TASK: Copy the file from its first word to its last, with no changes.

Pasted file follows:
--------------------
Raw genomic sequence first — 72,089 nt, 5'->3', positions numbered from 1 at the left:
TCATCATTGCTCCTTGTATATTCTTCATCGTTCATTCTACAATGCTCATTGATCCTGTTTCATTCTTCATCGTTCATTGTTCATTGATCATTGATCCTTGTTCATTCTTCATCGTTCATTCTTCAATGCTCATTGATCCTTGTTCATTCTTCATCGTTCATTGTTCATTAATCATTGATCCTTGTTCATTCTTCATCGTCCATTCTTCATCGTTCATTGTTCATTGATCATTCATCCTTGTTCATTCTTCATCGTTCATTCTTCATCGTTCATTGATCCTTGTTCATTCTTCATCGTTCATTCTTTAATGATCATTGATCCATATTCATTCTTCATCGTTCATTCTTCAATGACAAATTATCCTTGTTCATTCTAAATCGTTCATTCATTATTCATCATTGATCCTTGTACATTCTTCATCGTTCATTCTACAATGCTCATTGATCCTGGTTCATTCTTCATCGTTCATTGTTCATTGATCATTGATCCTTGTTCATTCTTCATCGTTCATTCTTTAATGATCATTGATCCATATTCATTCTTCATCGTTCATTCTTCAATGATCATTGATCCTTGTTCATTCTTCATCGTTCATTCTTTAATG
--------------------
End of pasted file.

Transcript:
Raw genomic sequence first — 72,089 nt, 5'->3', positions numbered from 1 at the left:
TCATCATTGCTCCTTGTATATTCTTCATCGTTCATTCTACAATGCTCATTGATCCTGTTTCATTCTTCATCGTTCATTGTTCATTGATCATTGATCCTTGTTCATTCTTCATCGTTCATTCTTCAATGCTCATTGATCCTTGTTCATTCTTCATCGTTCATTGTTCATTAATCATTGATCCTTGTTCATTCTTCATCGTCCATTCTTCATCGTTCATTGTTCATTGATCATTCATCCTTGTTCATTCTTCATCGTTCATTCTTCATCGTTCATTGATCCTTGTTCATTCTTCATCGTTCATTCTTTAATGATCATTGATCCATATTCATTCTTCATCGTTCATTCTTCAATGACAAATTATCCTTGTTCATTCTAAATCGTTCATTCATTATTCATCATTGATCCTTGTACATTCTTCATCGTTCATTCTACAATGCTCATTGATCCTGGTTCATTCTTCATCGTTCATTGTTCATTGATCATTGATCCTTGTTCATTCTTCATCGTTCATTCTTTAATGATCATTGATCCATATTCATTCTTCATCGTTCATTCTTCAATGATCATTGATCCTTGTTCATTCTTCATCGTTCATTCTTTAATG